published Tuesday, December 25th, 2012

Area's 2012 prep football season long, memorable

East Hamilton's Cody Knox.
East Hamilton's Cody Knox.
Photo by Dan Henry.
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    Ridgeland High School's Vonn Bell has the ball.
    Photo by Dan Henry.
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Taking more than four months to complete, this was the longest high school football season in tri-state area history. It started with the Tennessee jamborees the second week of August and ended the second week of December when two area teams played in the Georgia state championship games at the Georgia Dome.

While this was the first season since 2008 not to have an area Tennessee team play for a state title, it was also the first time since 1961 that two northwest Georgia teams played for a title in the same year. And when Calhoun and Ridgeland both reached their classifications' state finals, it marked the 14th straight year to have a Chattanooga-area team play for a title in either Tennessee, Georgia or Alabama.

Along the way, with that many weeks to cover, of course there would be plenty of memorable moments. Here are a few of those moments that stand out.

• Ridgeland overcame potential early-season distractions to put together the best season in program history. One distraction came when the Freedom From Religion group questioned the coaches' practice of leading prayer and holding team meetings at local churches, and there also was the recruiting frenzy surrounding All-America safety Vonn Bell, who narrowed his list of choices to three and then refused to discuss the issue any further during the season.

The Panthers opened the season with a narrow loss to perennial power Calhoun, which scored with four seconds remaining to claim the seven-point victory. Along the way to winning 13 straight games, advancing past the second round for the first time in program history and playing for the Class AAAA championship, the Panthers got a fantastic performance from Bell against Dalton when he had 271 total yards and four touchdowns. Then they rode the broad shoulders of fullback Darrell Bridges, who averaged 200-plus rushing yards through the first four rounds of the playoffs and finished with more than 2,300 yards and 39 TDs.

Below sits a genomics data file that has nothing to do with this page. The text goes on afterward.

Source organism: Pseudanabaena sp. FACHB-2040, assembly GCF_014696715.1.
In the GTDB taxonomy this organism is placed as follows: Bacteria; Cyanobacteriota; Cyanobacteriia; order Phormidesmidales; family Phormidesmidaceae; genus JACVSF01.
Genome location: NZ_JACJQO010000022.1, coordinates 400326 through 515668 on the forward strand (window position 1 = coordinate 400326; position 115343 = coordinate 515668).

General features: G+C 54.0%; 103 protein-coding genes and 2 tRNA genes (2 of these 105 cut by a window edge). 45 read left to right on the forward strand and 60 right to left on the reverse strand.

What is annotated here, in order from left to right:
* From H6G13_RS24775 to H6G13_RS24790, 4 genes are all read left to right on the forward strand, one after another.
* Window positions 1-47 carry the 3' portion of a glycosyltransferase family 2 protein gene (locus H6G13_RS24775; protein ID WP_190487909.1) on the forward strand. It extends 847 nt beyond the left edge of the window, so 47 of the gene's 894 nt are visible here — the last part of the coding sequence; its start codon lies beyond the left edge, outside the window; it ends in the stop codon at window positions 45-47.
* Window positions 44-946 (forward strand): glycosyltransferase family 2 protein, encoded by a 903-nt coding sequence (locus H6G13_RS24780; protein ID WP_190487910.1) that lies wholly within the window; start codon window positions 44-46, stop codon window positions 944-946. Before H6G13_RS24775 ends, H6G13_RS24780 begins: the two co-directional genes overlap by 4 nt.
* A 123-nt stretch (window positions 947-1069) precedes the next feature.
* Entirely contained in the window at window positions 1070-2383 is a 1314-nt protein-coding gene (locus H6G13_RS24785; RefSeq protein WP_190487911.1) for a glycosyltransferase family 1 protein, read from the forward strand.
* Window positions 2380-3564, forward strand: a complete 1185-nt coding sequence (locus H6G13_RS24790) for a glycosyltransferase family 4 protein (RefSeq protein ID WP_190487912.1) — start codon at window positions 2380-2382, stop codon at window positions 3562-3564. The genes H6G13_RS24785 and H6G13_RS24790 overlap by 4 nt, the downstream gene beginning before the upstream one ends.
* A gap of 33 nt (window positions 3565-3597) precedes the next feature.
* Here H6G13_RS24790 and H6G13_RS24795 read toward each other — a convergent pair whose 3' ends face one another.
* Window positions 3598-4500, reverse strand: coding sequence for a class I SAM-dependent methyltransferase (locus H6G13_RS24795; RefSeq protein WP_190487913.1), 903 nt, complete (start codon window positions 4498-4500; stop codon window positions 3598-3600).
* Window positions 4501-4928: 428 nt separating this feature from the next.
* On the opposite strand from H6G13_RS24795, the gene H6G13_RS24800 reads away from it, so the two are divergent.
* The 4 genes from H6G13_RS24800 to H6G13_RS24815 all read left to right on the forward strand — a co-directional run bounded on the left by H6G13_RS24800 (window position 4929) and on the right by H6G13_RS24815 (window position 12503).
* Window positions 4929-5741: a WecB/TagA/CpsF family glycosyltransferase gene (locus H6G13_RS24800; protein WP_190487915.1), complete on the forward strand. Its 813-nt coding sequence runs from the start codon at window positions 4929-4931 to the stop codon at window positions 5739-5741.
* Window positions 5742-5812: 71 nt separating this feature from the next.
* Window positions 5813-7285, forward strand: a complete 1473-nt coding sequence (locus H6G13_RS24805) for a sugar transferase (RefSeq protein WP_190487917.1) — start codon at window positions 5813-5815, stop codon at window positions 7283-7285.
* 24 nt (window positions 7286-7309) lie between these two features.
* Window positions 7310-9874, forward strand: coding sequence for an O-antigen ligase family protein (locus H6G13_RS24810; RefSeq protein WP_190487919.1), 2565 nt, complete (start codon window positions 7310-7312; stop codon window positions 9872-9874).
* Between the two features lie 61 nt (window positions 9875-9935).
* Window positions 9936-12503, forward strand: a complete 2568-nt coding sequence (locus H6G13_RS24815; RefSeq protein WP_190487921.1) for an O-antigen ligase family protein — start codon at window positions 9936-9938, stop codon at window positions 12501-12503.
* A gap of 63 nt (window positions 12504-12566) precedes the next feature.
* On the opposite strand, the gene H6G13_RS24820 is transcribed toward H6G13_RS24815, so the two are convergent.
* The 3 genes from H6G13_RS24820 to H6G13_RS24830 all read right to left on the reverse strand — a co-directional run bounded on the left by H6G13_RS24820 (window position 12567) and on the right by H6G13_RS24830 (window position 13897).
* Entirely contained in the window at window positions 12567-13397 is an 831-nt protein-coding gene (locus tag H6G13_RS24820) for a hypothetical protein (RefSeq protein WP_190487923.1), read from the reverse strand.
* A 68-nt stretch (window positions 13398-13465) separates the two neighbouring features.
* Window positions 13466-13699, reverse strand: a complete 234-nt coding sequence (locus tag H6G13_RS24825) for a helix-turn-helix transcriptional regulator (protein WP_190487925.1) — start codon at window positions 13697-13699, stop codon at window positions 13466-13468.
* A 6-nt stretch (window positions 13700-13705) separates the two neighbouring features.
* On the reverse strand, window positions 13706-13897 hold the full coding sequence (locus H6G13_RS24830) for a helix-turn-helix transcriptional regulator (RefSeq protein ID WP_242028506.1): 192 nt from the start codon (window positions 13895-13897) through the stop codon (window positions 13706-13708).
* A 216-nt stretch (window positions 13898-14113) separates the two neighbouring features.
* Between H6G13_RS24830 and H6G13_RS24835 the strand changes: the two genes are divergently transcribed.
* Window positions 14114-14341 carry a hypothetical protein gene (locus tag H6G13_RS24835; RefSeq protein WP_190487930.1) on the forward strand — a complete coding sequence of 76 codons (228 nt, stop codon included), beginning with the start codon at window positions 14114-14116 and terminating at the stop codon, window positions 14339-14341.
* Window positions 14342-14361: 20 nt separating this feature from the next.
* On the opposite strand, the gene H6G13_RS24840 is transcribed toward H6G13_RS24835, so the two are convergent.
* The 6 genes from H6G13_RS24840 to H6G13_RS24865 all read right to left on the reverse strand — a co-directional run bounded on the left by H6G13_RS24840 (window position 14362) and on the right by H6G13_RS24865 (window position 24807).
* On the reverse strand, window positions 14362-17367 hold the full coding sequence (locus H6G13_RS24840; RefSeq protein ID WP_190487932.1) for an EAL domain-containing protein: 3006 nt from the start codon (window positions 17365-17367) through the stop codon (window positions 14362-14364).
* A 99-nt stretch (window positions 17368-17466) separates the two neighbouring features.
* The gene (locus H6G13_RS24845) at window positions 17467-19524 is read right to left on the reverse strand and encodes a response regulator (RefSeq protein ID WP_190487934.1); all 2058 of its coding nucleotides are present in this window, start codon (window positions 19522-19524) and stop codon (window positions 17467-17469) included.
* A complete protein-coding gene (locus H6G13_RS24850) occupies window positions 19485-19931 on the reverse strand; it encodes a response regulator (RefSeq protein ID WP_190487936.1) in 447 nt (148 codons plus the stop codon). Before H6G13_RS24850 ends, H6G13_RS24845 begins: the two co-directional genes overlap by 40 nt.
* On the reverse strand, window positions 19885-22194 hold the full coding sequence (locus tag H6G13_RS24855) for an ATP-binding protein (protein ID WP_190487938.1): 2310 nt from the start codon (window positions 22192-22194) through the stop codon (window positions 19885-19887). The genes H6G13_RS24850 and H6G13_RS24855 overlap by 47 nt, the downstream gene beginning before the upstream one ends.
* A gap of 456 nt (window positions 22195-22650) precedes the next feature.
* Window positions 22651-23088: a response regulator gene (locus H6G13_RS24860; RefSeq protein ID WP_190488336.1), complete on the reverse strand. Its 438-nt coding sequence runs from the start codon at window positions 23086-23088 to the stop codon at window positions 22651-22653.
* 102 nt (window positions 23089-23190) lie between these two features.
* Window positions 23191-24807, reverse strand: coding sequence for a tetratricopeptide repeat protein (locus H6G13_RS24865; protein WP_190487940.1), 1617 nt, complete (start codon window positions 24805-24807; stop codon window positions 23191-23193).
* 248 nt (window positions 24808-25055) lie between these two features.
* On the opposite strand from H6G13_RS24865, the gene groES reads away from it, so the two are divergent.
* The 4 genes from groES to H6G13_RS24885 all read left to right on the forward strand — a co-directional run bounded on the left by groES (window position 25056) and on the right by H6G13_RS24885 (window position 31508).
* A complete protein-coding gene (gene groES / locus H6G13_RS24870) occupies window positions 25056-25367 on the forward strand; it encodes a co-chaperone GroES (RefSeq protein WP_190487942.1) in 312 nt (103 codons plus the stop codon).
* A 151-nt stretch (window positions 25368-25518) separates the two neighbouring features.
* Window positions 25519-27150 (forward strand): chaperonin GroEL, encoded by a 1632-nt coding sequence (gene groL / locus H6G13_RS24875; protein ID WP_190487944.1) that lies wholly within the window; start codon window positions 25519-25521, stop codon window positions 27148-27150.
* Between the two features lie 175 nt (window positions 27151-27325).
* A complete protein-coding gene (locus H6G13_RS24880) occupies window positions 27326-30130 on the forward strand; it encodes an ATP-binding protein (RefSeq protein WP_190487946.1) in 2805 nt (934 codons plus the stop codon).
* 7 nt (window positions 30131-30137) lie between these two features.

Against second-ranked Marist in the semifinals, Bridges also threw for 110 yards and two TDs, including the eventual game-winner with 36 seconds remaining. The Panthers then held on when Marist's 34-yard field-goal attempt at the buzzer hit the right upright and bounced back to the field.

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    Calhoun High School's two-time all-state quarterback, Taylor Lamb, has decided to sign with Appalachian State.
    Photo by Alex Washburn.
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• Calhoun extended its streak of playing for the Class AA state title to five straight, an amazing accomplishment. The Yellow Jackets won 29 consecutive games to reach the final in Atlanta, including a 35-point whipping of No. 2-ranked Brooks County. Quarterback Taylor Lamb threw for more than 3,200 yards and 37 TDs along the way, but the Yellow Jackets, who had claimed their first championship last season, fell flat in the Dome, losing to Jefferson.

• It was a year for first-year coaches to make immediate impacts. Three veteran coaches in their first season with new programs and one first-time head coach made headlines with surprising seasons.

No coach in Tennessee made a bigger first-year impact than Mac McCurry at Marion County. After a program-worst 1-9 finish, the Warriors earned nine wins under McCurry, advancing to the quarterfinals before losing at eventual state champion Friendship Christian. Marion won its first two games by one point each and had numerous injuries to key players, but McCurry and his team continued to find ways to overcome those issues.

Jason Fitzgerald had known success in his years at Rhea County, but the job he did in his first season at Hixson rivaled any of his previous work. Under Fitzgerald, the Wildcats' 7-4 finish was their best in 14 years and included a second-place finish in District 6-AA, which earned them the right to host a first-round playoff game.